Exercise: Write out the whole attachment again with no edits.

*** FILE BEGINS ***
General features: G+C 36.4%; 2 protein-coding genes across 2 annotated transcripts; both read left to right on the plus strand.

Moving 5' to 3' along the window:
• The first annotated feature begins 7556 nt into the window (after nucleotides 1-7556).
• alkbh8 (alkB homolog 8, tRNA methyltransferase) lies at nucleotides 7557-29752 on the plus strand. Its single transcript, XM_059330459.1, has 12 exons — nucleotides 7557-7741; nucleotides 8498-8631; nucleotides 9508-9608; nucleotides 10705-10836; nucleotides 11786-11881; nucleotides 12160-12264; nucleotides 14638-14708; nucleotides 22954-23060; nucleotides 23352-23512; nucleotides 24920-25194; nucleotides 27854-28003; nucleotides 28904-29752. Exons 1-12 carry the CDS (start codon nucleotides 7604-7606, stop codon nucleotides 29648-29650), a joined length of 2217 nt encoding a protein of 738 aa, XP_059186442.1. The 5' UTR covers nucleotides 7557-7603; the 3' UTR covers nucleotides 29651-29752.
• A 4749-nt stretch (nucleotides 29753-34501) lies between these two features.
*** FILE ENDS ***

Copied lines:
General features: G+C 36.4%; 2 protein-coding genes across 2 annotated transcripts; both read left to right on the plus strand.

Moving 5' to 3' along the window:
• The first annotated feature begins 7556 nt into the window (after nucleotides 1-7556).
• alkbh8 (alkB homolog 8, tRNA methyltransferase) lies at nucleotides 7557-29752 on the plus strand. Its single transcript, XM_059330459.1, has 12 exons — nucleotides 7557-7741; nucleotides 8498-8631; nucleotides 9508-9608; nucleotides 10705-10836; nucleotides 11786-11881; nucleotides 12160-12264; nucleotides 14638-14708; nucleotides 22954-23060; nucleotides 23352-23512; nucleotides 24920-25194; nucleotides 27854-28003; nucleotides 28904-29752. Exons 1-12 carry the CDS (start codon nucleotides 7604-7606, stop codon nucleotides 29648-29650), a joined length of 2217 nt encoding a protein of 738 aa, XP_059186442.1. The 5' UTR covers nucleotides 7557-7603; the 3' UTR covers nucleotides 29651-29752.
• A 4749-nt stretch (nucleotides 29753-34501) lies between these two features.